The phosphatized polyester polymers are produced by reaction of the polyhydric alcohols, polybasic carboxylic acid components and suitable salt-forming compounds of phosphorus. Such suitable acidic salt-forming compounds of phosphorus include but are not limited to phosphoric acid, phosphorous acid, phosphinic acid, phosphinous acid, organic acid phosphate, phosphorous oxychloride, alkyl esters of phosphoric acid, anhydrides of phosphoric acid, hydrogen-containing salts of phosphoric acid, hypophosphorous acid and mixtures thereof. The use of phosphoric acid is preferred.

The phosphatized polyester polymer of the present invention contains adipic acid and phthalic anhydride wherein the mole ratio of adipic acid to phthalic anhydride to from about 0.6:1 to about 3:1.

The use of tetrahydrophthalic anhydride in the phosphatized polyester polymer can be used in the amount of from 0 to about 35 percent by weight, preferably from 0 to about 30 percent by weight, and more preferably from 0 to about 20 percent by weight, with the percent by weight based on the total weight of the phosphatized polyester polymer. It is well known in the art that high levels of residual unsaturation in polymers, such as from tetrahydrophthalic anhydride, can result in a loss of outdoor weathering durability as described by Gerald & Scott in Polymer Degradation & Stability 8 (1995), pages 315-324 and Bauer J. Coating Tech., Vol. 66, 835, August 1994, pages 57-65.

The phosphatized polyester useful in the present invention can have an acid value of between about 5 and about 40, preferably between about 10 and about 30. In addition the phosphatized polyester can have a hydroxyl value of between about 100 and about 200. The acid value and hydroxyl values are determined by experimental titration with potassium hydroxide (KOH) and the results are represented as milligrams of KOH consumed per gram of sample. The amount of phosphoric acid reacted with the polyhydric alcohols and polybasic carboxylic acids is between about 1 to 5 percent by weight of the phosphatized polyester polymer. Amounts of phosphoric acid less than 1 percent adversely effect adhesion of the coating composition, while amounts greater that about 5 percent may impart too much conductivity to the coating composition making electrostatic application difficult.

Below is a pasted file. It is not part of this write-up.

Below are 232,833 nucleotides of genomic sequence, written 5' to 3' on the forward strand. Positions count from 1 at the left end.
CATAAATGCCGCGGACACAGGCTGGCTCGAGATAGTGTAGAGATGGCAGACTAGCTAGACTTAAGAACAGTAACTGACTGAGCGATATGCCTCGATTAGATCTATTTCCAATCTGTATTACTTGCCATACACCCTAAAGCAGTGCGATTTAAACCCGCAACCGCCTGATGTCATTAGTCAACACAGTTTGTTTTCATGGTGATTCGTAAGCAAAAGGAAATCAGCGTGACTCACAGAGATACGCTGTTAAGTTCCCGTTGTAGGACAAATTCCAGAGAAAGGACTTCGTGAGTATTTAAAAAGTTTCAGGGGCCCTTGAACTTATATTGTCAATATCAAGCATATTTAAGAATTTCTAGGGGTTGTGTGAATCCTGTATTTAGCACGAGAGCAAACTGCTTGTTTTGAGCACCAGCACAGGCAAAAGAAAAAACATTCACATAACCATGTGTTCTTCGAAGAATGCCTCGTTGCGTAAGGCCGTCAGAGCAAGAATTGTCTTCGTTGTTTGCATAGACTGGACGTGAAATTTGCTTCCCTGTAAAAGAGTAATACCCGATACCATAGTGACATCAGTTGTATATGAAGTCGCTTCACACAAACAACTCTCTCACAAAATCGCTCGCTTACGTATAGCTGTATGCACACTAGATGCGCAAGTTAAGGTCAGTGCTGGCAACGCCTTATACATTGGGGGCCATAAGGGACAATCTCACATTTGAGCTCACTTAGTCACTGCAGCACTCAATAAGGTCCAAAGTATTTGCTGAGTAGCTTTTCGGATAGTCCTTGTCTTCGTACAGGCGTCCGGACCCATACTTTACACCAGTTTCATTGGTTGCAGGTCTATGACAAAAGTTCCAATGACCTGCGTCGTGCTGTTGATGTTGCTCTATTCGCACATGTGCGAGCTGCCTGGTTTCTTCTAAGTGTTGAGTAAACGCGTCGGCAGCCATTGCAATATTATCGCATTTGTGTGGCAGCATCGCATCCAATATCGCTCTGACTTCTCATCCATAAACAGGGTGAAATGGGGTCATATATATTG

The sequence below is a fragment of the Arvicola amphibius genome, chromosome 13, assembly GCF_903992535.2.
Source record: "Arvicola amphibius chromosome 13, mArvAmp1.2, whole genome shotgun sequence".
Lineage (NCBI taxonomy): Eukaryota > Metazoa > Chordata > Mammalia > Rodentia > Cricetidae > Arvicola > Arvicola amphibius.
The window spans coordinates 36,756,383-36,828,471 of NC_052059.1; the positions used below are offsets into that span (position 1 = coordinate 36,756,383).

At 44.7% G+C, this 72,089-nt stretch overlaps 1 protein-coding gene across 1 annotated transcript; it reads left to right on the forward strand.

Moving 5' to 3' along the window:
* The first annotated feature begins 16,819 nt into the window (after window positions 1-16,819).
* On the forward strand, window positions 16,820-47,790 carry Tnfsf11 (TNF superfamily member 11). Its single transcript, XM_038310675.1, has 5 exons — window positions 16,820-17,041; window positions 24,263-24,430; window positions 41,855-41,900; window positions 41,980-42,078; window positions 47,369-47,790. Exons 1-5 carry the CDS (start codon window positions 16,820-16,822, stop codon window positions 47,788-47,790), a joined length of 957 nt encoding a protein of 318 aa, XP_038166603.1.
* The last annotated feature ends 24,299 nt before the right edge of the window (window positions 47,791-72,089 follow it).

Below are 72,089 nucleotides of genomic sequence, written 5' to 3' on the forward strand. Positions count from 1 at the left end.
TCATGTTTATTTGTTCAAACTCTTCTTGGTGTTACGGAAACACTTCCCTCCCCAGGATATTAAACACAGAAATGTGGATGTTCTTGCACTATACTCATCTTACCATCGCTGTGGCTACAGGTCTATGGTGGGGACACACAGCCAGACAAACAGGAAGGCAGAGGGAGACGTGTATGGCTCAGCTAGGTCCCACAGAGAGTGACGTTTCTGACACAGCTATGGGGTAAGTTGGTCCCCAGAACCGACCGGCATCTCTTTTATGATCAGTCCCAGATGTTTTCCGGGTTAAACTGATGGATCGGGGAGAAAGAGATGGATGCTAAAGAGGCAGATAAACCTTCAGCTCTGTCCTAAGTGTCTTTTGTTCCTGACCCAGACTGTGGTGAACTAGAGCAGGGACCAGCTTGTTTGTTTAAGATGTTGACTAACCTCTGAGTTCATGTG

The phospatized polyester polymer of the resinous composition can be prepared by a suitable esterification reaction that is normally carried out at temperatures between about 120° C. and 280° C., usually about 175° C. and 250° C. for a period of time ranging between about 3 hours and about 10 hours, usually under an inert gas atmosphere such as under nitrogen. Also conventional catalysts for the promotion of esterification reactions, such as, e.g., dibutyltin oxide, dibutyltin dilaurate, triphenyl phosphite, butyl stannoic acid and the like, can be used in catalytic amounts (e.g.: about 0.01 to about 1.0 percent by weight) to aid in the reaction. Minor amounts of a solvent, e.g., an aromatic solvent, such as toluene, xylene and the like, may preferably be used in preparation of the polyester polyol. Also conventional anti-yellowing agents like triphenyl phosphite can be used.

In the practice of the present invention in addition to the phosphatized polyester of the resinous composition, the coating composition can optionally have polyol polymers in the amount of 0 to about 40 percent by weight of the coating composition. Such polyol polymers include urethane polyols, polyester polyols, polyether polyols, acrylic polyols, and mixtures thereof.